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former Prime Minister supports foreign intervention in Venezuela

former Prime Minister supports foreign intervention in Venezuela
Former Prime Minister and Former President of the New Democratic Party (NDP) Sir James Mitchell


A former Prime Minister of St Vincent and the Grenadines (SVG) says he is in support of foreign intervention in Venezuela.

“…All this business about CARICOM and non-intervention. What happened with South Africa? Did not the world intervene against the apartheid regime in South Africa to bring about liberation?

“What about right next door here, Grenada, the drafters of this resolution, the signatories to this resolution, do they regret the US rescuing Grenada? Sir James Mitchell commented on BOOM FM last week during that station’s OMG in the Morning radio program.

Sir James was at the time responding to a question from host Dwight ‘Bing’ Joseph in relation to the ongoing political unrest in Venezuela.

Last month, Juan Guaidó, a Venezuelan engineer and politician serving as the President of the National Assembly of Venezuela, declared himself interim president of Venezuela in a coordinated move supported by the United States. He has called on President Nicolás Maduro to hold presidential elections and last Monday, European countries including the UK, Spain, France, Germany, Sweden and Denmark recognised Guaidó.

Mitchell said his support for the US is because he has to be consistent in the way he operates. He said in 1983, when conflict erupted in Grenada, he was one of the first persons to call on the US for help.

He noted also that in 2000, when political strife erupted in SVG, he agreed to have elections so that the people could choose the government they wanted.

Sir James said that over 20 countries have recognized Guaidó and are calling for fresh, free and fair elections.

“Give the people the elections and let them face the government they get.

The former Prime Minister said in his opinion, Venezuela is overrun by corruption and while he thinks that former president Hugo Chavez (deceased) was elected in free and fair elections during his first stint in 1999, everything went downhill after that.

“The first election of Chavez was genuine, but at the time he got in, he started to break up the institutions…Chavez shut down radio stations, jailed opponents, did not respect the private sector, close down the private sector,” Sir James stated, while adding that he is of the opinion that Chavez’s elections, after his first, and Maduro’s elections, were not above board.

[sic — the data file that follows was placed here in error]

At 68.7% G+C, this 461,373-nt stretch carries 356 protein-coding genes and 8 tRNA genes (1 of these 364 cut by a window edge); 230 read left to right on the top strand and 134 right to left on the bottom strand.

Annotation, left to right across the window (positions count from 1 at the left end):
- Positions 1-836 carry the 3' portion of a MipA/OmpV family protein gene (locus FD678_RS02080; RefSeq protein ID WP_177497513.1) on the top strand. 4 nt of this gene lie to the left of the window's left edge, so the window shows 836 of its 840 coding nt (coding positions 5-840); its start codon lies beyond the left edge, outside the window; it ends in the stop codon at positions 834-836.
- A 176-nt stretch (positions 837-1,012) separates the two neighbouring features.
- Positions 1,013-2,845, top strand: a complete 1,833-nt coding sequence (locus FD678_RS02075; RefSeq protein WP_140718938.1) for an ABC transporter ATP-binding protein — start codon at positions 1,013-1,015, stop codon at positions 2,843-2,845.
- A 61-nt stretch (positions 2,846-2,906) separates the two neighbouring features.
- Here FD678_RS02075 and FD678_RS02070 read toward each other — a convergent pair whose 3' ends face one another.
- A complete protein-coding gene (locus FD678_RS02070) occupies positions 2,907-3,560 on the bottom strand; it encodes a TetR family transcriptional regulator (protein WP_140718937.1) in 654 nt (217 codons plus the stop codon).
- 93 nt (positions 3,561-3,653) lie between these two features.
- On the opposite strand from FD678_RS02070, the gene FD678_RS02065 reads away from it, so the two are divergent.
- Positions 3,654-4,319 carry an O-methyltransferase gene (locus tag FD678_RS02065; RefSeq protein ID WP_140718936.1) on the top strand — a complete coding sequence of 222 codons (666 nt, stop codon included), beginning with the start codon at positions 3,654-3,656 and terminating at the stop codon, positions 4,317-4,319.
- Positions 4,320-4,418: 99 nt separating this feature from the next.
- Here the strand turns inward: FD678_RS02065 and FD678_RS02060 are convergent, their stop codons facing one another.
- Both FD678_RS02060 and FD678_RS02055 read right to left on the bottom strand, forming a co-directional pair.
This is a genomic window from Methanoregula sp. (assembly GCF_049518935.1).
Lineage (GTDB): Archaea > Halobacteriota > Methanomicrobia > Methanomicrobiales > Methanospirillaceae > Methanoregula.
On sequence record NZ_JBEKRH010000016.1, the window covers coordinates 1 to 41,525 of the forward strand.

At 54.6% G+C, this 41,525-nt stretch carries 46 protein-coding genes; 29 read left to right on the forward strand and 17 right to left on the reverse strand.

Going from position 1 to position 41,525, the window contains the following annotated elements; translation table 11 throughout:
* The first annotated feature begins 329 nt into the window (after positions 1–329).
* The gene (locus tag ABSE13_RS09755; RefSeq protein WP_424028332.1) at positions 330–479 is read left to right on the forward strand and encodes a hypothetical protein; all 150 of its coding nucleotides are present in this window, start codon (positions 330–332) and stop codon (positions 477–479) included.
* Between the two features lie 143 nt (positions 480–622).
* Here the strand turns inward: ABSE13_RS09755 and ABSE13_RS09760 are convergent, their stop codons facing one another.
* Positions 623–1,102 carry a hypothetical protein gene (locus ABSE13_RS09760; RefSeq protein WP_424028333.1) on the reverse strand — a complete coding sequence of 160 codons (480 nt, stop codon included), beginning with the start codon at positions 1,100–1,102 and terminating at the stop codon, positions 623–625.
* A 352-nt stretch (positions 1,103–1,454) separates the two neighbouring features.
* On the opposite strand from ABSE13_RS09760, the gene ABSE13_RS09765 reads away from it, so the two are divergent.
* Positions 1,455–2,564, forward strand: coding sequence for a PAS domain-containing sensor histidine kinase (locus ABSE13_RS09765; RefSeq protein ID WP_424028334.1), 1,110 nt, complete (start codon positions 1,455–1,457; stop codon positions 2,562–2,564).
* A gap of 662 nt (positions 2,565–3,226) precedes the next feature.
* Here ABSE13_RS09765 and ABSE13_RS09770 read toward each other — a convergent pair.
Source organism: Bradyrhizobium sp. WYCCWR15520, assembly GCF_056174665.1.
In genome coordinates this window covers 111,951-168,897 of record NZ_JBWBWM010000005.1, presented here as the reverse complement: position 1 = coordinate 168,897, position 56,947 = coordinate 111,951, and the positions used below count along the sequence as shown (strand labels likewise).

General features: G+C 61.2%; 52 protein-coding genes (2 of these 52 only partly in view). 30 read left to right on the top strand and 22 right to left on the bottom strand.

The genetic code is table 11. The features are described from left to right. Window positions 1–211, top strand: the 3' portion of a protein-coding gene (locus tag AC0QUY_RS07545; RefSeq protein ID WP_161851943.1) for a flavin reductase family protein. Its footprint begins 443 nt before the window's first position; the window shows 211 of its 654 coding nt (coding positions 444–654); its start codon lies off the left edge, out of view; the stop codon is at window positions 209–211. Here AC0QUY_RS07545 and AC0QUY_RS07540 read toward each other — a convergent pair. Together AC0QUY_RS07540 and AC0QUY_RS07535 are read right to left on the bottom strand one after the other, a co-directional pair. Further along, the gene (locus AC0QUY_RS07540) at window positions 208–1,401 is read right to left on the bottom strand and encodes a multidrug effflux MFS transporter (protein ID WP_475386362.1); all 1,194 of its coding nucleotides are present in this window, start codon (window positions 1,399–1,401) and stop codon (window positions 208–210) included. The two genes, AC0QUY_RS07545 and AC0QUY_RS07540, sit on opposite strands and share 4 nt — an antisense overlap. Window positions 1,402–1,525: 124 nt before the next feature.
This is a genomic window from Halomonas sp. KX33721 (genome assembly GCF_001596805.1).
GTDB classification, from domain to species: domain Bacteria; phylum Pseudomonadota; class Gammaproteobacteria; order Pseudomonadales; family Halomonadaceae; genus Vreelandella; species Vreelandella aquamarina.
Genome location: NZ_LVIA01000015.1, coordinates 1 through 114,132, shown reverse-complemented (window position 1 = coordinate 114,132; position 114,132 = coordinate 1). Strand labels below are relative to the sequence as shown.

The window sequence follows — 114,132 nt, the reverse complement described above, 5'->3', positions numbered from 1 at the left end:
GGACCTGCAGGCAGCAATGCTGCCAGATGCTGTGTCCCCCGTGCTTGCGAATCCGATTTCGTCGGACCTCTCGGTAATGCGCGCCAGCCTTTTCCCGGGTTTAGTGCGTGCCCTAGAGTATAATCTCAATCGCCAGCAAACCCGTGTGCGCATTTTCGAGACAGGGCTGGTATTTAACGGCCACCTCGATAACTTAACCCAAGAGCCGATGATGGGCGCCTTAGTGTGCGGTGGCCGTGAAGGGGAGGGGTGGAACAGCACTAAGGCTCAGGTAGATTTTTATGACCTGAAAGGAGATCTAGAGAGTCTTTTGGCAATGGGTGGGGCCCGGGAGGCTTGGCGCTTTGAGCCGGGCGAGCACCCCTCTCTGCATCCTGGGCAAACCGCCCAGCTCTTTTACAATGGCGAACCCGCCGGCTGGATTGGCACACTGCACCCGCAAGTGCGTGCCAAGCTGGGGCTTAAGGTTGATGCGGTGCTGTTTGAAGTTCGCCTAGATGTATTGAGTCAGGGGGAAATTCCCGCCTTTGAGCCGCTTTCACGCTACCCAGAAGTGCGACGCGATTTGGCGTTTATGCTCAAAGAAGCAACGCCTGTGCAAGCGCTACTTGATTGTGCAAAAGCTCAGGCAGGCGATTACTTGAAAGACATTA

He noted that millions of Venezuelans are suffering, and millions have fled, and the countries in the region who have been calling for non-intervention are wrong to be doing so.

On January 10, 2019, the Permanent Council of the Organization of American States (OAS) agreed to not recognize the legitimacy of Nicolas Maduro’s new term. The resolution was approved with 19 votes in favour, six against, eight abstentions and one absent.

And on January 25, the Government of SVG reaffirmed its recognition of Maduro.

Sir James said that this country should not have separated itself from the request of the US to deal with what he considers as “certain antidemocratic policies” in Venezuela.

Last month, heads of Government of CARICOM reaffirmed their guiding principles of non-interference and non-intervention in the affairs of states, respect for sovereignty, adherence to the rule of law, and respect for human rights and democracy.

Said Sir James, “you don’t see anything coming across [in the release] about the concern of the plight of the Venezuelans and the three million Venezuelans that had to run because of no food, no medicines, no opportunity, the schooling is totally interrupted.

“Venezuela has been destroyed under the regime of Chavez and Maduro. For example, no medicines in Venezuela. I could tell you I wouldn’t last a month in Venezuela without my medicine…”

He said countries must not ignore the plight of Venezuelans as there are people being beaten and raped and some of the stories are terrible.

“I will be shocked if Maduro lasts six months more. The recognition of the interim president means that he can ask for help…,” said Sir James.